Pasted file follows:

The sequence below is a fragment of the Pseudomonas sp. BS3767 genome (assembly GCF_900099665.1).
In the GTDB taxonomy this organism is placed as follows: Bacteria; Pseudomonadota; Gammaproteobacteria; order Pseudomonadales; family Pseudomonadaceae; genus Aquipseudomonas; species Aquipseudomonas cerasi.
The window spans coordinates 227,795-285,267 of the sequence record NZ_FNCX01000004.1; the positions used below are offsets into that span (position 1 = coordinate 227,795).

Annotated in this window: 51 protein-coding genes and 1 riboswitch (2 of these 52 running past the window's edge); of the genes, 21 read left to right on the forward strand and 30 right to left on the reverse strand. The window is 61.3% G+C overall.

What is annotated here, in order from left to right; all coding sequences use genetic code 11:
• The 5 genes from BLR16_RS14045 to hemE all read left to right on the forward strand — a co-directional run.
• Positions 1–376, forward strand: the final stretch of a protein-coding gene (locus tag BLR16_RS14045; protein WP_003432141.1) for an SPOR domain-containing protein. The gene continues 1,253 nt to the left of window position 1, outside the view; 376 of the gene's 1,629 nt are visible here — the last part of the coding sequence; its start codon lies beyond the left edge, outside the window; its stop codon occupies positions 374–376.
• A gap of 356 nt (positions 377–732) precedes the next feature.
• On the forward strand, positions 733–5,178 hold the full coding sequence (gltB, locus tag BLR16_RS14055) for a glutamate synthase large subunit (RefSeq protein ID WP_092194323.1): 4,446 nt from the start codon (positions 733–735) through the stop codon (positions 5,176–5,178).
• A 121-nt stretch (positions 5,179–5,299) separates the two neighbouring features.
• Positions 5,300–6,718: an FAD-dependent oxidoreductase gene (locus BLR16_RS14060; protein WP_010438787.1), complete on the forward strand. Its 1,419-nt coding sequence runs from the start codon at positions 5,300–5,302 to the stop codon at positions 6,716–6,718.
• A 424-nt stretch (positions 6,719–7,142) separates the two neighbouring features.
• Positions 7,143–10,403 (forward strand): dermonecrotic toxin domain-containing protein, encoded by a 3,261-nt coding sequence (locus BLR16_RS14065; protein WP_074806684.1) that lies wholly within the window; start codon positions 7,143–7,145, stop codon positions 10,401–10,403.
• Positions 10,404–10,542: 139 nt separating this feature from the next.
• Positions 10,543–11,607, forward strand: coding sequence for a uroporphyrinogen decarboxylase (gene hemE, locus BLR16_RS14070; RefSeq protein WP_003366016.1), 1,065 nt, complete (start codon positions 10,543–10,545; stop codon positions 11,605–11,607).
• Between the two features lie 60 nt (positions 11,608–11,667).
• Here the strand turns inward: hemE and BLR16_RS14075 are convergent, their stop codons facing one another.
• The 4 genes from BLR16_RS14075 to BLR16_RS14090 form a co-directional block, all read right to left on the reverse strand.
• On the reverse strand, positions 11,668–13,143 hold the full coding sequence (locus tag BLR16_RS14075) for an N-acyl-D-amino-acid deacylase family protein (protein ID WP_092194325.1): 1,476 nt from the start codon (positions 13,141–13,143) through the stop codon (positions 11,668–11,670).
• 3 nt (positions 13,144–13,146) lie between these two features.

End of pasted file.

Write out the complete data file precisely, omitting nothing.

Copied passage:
The sequence below is a fragment of the Pseudomonas sp. BS3767 genome (assembly GCF_900099665.1).
In the GTDB taxonomy this organism is placed as follows: Bacteria; Pseudomonadota; Gammaproteobacteria; order Pseudomonadales; family Pseudomonadaceae; genus Aquipseudomonas; species Aquipseudomonas cerasi.
The window spans coordinates 227,795-285,267 of the sequence record NZ_FNCX01000004.1; the positions used below are offsets into that span (position 1 = coordinate 227,795).

Annotated in this window: 51 protein-coding genes and 1 riboswitch (2 of these 52 running past the window's edge); of the genes, 21 read left to right on the forward strand and 30 right to left on the reverse strand. The window is 61.3% G+C overall.

What is annotated here, in order from left to right; all coding sequences use genetic code 11:
• The 5 genes from BLR16_RS14045 to hemE all read left to right on the forward strand — a co-directional run.
• Positions 1–376, forward strand: the final stretch of a protein-coding gene (locus tag BLR16_RS14045; protein WP_003432141.1) for an SPOR domain-containing protein. The gene continues 1,253 nt to the left of window position 1, outside the view; 376 of the gene's 1,629 nt are visible here — the last part of the coding sequence; its start codon lies beyond the left edge, outside the window; its stop codon occupies positions 374–376.
• A gap of 356 nt (positions 377–732) precedes the next feature.
• On the forward strand, positions 733–5,178 hold the full coding sequence (gltB, locus tag BLR16_RS14055) for a glutamate synthase large subunit (RefSeq protein ID WP_092194323.1): 4,446 nt from the start codon (positions 733–735) through the stop codon (positions 5,176–5,178).
• A 121-nt stretch (positions 5,179–5,299) separates the two neighbouring features.
• Positions 5,300–6,718: an FAD-dependent oxidoreductase gene (locus BLR16_RS14060; protein WP_010438787.1), complete on the forward strand. Its 1,419-nt coding sequence runs from the start codon at positions 5,300–5,302 to the stop codon at positions 6,716–6,718.
• A 424-nt stretch (positions 6,719–7,142) separates the two neighbouring features.
• Positions 7,143–10,403 (forward strand): dermonecrotic toxin domain-containing protein, encoded by a 3,261-nt coding sequence (locus BLR16_RS14065; protein WP_074806684.1) that lies wholly within the window; start codon positions 7,143–7,145, stop codon positions 10,401–10,403.
• Positions 10,404–10,542: 139 nt separating this feature from the next.
• Positions 10,543–11,607, forward strand: coding sequence for a uroporphyrinogen decarboxylase (gene hemE, locus BLR16_RS14070; RefSeq protein WP_003366016.1), 1,065 nt, complete (start codon positions 10,543–10,545; stop codon positions 11,605–11,607).
• Between the two features lie 60 nt (positions 11,608–11,667).
• Here the strand turns inward: hemE and BLR16_RS14075 are convergent, their stop codons facing one another.
• The 4 genes from BLR16_RS14075 to BLR16_RS14090 form a co-directional block, all read right to left on the reverse strand.
• On the reverse strand, positions 11,668–13,143 hold the full coding sequence (locus tag BLR16_RS14075) for an N-acyl-D-amino-acid deacylase family protein (protein ID WP_092194325.1): 1,476 nt from the start codon (positions 13,141–13,143) through the stop codon (positions 11,668–11,670).
• 3 nt (positions 13,144–13,146) lie between these two features.